I have a few gross generalizations of French people and Germans I’d like to share. I would definitely consider myself an expert from my approximately 1.5 days spent in each country.
- Love and appreciate beauty: I could have said “really care about appearances” here but I do think this is a positive thing and wanted to word it as such. Museums, architecture, building codes to prevent ugly things from being built, general indignation over perceived ugly things that get built anyway, tendency to dress well at all times–all of these things display the French people’s appreciation of the beauty of the world and their commitment to add to it, not take away. Interesting thought–how am I adding beauty to the world today? Art, music, the way I dress, the beautiful words I use to express myself?
- Feel a sense of privilege or entitlement: I think this is where the impression most of us have of the French as rude comes from. Related to this is the commitment to proper behavior. I laughed when translating the words that are printed on every public trash container in Paris, “Vigilance” and “Propriety.” Not even a statement like, “Don’t be a litter bug, be vigilant!” was necessary to get across the point. Just the words are reminder enough. Back to the sense of privilege–I have two examples.
- One is that there is an entrance to the Louvre between statues of lions that never has a line. The regular entrance’s line is hours long every single day during the busy season, but does anyone “in the know” let the tourists in on the secret? Nope. Parisians are happy to have their secret queue so they can visit their museum whenever they would like to visit.
- Example two came when we were in line to enter the Notre Dame Cathedral. The line was long, but it moved very quickly since you don’t have to pay to get in. We waited around 10 minutes to get in. Just as we got to the front, three people joined the line just behind us. Two people pointed to the back of the line hundreds of yards back and said, “This is not where you enter the line.” Didn’t matter. Totally ignored. I’m sure they understood us though we spoke in English because a determined look and refusal to make eye contact is not the same as a look of confusion over not understanding someone’s language. I’m not sure they were French, but I’d bet 5 EUR. My guess is that they felt entitled to visit their own cathedral when they wished, that tourists had time and money to spare, but they were the ones who truly owned the cathedral in an emotional and spiritual sense, so they had a right to enter at the front of the line. In America, we don’t seem to feel a sense of ownership of common property like this. It’s a more communal way of living and thinking. We tend to congratulate ourselves on being clever or out-smarting others, not on our collective accomplishment of building a beautiful public facility. I could expound upon this point further, but I’d be curious to hear others’ thoughts.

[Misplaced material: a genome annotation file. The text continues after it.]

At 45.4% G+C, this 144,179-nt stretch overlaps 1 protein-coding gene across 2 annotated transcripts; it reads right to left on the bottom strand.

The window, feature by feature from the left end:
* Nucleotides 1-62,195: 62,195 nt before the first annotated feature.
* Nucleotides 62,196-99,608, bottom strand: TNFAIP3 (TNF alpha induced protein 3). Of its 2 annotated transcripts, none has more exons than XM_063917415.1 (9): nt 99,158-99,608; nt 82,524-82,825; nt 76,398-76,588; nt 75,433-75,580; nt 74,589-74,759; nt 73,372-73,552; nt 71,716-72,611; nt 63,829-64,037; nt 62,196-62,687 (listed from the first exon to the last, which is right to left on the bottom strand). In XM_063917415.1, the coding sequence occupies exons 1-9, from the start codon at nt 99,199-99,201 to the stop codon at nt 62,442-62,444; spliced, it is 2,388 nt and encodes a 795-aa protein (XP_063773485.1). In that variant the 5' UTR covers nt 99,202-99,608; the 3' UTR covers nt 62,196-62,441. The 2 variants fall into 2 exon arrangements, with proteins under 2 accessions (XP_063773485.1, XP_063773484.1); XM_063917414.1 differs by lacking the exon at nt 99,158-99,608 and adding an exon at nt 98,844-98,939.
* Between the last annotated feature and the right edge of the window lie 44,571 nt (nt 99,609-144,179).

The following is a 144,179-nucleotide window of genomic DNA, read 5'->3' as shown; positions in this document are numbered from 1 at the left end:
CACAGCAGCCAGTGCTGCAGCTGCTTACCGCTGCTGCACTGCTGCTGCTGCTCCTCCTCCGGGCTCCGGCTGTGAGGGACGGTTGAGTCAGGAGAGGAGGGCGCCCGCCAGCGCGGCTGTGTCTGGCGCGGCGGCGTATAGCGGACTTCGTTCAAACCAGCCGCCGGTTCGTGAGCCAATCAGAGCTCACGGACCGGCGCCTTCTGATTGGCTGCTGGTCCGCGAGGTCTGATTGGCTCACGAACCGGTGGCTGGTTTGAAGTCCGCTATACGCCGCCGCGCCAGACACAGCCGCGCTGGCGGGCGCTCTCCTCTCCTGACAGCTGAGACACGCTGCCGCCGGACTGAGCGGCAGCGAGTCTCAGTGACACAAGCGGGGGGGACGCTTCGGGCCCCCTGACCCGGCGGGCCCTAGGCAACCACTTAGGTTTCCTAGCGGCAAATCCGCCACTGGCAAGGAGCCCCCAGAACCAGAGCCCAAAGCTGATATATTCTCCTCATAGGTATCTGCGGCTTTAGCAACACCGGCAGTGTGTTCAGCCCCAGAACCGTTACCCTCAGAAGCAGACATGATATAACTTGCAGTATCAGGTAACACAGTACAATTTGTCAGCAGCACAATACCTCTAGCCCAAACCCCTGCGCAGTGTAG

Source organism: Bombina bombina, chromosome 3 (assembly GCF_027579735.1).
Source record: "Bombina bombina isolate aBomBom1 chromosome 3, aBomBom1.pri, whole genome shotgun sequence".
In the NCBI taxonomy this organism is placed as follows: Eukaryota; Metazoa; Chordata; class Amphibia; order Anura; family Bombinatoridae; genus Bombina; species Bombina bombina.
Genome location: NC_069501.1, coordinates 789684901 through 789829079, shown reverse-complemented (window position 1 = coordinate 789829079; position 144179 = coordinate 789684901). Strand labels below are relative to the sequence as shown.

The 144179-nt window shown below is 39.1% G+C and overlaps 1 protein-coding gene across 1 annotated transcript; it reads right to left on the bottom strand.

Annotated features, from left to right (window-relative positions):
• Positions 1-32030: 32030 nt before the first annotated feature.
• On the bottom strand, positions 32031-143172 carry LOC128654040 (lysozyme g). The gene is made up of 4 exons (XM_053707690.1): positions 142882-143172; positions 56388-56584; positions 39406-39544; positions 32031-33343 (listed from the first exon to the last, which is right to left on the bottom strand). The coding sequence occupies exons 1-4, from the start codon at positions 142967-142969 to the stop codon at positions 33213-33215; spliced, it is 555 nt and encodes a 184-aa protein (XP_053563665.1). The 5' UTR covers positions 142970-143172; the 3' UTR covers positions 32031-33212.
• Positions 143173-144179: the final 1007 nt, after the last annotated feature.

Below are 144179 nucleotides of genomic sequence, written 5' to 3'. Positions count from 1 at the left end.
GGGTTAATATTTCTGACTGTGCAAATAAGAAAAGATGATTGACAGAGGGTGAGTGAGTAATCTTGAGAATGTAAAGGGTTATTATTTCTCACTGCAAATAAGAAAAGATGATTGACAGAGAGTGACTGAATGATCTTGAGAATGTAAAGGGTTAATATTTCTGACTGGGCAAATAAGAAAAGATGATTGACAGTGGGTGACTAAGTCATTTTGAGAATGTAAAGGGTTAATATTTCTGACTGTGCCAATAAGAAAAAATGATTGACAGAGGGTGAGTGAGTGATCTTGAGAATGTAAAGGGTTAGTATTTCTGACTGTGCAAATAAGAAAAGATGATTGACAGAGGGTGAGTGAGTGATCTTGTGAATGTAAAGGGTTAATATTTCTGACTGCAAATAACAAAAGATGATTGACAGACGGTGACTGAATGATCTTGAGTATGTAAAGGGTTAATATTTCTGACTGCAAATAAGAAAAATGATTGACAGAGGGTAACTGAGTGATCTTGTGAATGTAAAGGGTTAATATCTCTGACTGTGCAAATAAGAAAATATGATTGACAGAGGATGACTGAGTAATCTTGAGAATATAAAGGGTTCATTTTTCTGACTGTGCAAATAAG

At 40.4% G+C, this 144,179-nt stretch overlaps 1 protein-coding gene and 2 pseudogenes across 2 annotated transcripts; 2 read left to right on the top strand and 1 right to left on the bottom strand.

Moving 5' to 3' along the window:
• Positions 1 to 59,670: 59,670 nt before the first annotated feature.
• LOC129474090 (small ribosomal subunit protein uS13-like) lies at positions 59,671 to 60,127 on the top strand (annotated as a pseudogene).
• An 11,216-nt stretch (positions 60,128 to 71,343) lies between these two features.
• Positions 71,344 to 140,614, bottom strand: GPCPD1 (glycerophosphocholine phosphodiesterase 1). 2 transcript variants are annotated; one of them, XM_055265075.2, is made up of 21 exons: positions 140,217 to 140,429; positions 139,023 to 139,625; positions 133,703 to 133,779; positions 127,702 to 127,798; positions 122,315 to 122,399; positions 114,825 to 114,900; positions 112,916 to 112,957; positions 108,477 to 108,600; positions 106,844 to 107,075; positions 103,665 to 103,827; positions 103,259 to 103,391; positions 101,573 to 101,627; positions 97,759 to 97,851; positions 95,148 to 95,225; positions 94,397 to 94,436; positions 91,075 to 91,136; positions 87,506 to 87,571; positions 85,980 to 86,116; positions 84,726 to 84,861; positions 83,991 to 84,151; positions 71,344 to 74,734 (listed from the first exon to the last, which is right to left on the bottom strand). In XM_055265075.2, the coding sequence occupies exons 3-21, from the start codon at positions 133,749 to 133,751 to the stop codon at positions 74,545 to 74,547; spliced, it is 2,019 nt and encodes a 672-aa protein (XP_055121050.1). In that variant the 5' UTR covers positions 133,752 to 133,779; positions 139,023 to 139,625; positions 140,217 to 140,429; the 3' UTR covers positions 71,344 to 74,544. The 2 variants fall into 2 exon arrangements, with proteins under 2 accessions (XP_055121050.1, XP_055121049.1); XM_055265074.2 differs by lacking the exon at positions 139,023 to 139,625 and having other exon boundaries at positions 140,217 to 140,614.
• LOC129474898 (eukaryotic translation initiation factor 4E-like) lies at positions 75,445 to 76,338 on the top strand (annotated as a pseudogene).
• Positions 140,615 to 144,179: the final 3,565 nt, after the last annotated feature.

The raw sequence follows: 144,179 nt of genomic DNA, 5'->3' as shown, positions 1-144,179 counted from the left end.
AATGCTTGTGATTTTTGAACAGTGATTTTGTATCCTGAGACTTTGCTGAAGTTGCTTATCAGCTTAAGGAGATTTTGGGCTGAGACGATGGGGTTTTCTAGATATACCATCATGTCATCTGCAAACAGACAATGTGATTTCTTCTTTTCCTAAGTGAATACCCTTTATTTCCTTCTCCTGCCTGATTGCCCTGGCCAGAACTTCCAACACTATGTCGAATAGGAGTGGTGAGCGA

- Love and appreciate efficiency: As I could have restated my first French point, I could restate this point as “really care about rules.” I have two positive examples and one negative.
- In France, we repeatedly were frustrated by ticketing machines that only accept European credit cards with their advanced computer chips or coins. Coins do go up to 2 EUR, but we were needing to pay fees up to 18.50 EUR with coins. We had plenty of 20 EUR bills, but we would have to circle the facility with bags in tow to find a change machine. Once we had to resort to buying gum to get enough coins for only a 3.40 EUR metro fee. In Germany, I had to buy a 15.60 EUR train ticket from Aachen to Cologne. I was afraid that I’d have to find a change machine, but guess what! They took BILLS at the train station’s ticketing machines! What a technological marvel. This little convenience saved us a few minutes that day, and many more minutes in the grand view of our vacation. No, it’s not the biggest deal, but one would think that France would want to make it easier for people to visit it. Germany seems to have figured that bit out.
- Second, we used the “left luggage” room in the Gare du Nord train station in Paris to store our luggage during our day of bike touring. In Germany, I was surprised to see “left luggage” compartments smack dab in the middle of the train station’s main hall, easy to access. In contrast, we spent more than 20 minutes looking for a place to make change for lockers and then finding where they were located in an obscure corner of the Gare du Nord station behind a security screening. We were grateful for the service in Paris, but again, Germany wins the “make things easy and efficient” gold star.
- Third, I was surprised that when I checked in to the Hilton Cologne last night, I was turned down for the first time ever from getting a free breakfast as a Hilton Honors gold member. Apparently, I have a setting on my profile that says I’d rather get points than the breakfast. This came up before checking in elsewhere, but I just asked, “Oh, can I swap that and get the breakfast?” Never a problem. In Germany? No way. “You must change your profile at least 24 hours in advance of checking in. You may still take advantage of our wonderful breakfast for 24 EUR per person.” Instead, I went to the bakery down the street for a pastry and a coffee for 2.75 EUR.
- Oops I can’t remember what this observation was going to be. I’ve made it to Frankfurt, and I’m feeling pretty tired, so I may take a quick nap while finishing up work for the day.
P.S. Wow, when did I get so wordy? Do you think I’m using up my daily words quota since I can’t ‘talk very well to random passersby?